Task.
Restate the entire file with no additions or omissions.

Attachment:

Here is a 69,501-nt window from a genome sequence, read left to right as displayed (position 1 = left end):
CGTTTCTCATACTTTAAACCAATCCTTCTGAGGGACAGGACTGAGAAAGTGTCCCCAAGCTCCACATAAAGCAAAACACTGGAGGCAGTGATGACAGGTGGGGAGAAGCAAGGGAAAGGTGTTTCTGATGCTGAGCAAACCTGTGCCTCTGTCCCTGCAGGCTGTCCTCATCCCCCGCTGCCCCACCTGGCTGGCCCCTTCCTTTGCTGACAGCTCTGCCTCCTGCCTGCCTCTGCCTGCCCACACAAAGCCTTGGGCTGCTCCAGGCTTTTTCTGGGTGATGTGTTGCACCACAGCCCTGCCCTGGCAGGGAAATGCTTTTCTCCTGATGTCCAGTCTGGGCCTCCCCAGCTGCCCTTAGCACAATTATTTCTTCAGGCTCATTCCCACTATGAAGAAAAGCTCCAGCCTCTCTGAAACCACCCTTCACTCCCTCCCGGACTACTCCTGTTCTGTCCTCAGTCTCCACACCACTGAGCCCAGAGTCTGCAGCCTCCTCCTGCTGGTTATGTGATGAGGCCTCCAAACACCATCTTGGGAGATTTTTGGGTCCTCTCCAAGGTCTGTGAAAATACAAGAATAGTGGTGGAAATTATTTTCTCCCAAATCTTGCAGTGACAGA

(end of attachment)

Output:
Here is a 69,501-nt window from a genome sequence, read left to right as displayed (position 1 = left end):
CGTTTCTCATACTTTAAACCAATCCTTCTGAGGGACAGGACTGAGAAAGTGTCCCCAAGCTCCACATAAAGCAAAACACTGGAGGCAGTGATGACAGGTGGGGAGAAGCAAGGGAAAGGTGTTTCTGATGCTGAGCAAACCTGTGCCTCTGTCCCTGCAGGCTGTCCTCATCCCCCGCTGCCCCACCTGGCTGGCCCCTTCCTTTGCTGACAGCTCTGCCTCCTGCCTGCCTCTGCCTGCCCACACAAAGCCTTGGGCTGCTCCAGGCTTTTTCTGGGTGATGTGTTGCACCACAGCCCTGCCCTGGCAGGGAAATGCTTTTCTCCTGATGTCCAGTCTGGGCCTCCCCAGCTGCCCTTAGCACAATTATTTCTTCAGGCTCATTCCCACTATGAAGAAAAGCTCCAGCCTCTCTGAAACCACCCTTCACTCCCTCCCGGACTACTCCTGTTCTGTCCTCAGTCTCCACACCACTGAGCCCAGAGTCTGCAGCCTCCTCCTGCTGGTTATGTGATGAGGCCTCCAAACACCATCTTGGGAGATTTTTGGGTCCTCTCCAAGGTCTGTGAAAATACAAGAATAGTGGTGGAAATTATTTTCTCCCAAATCTTGCAGTGACAGA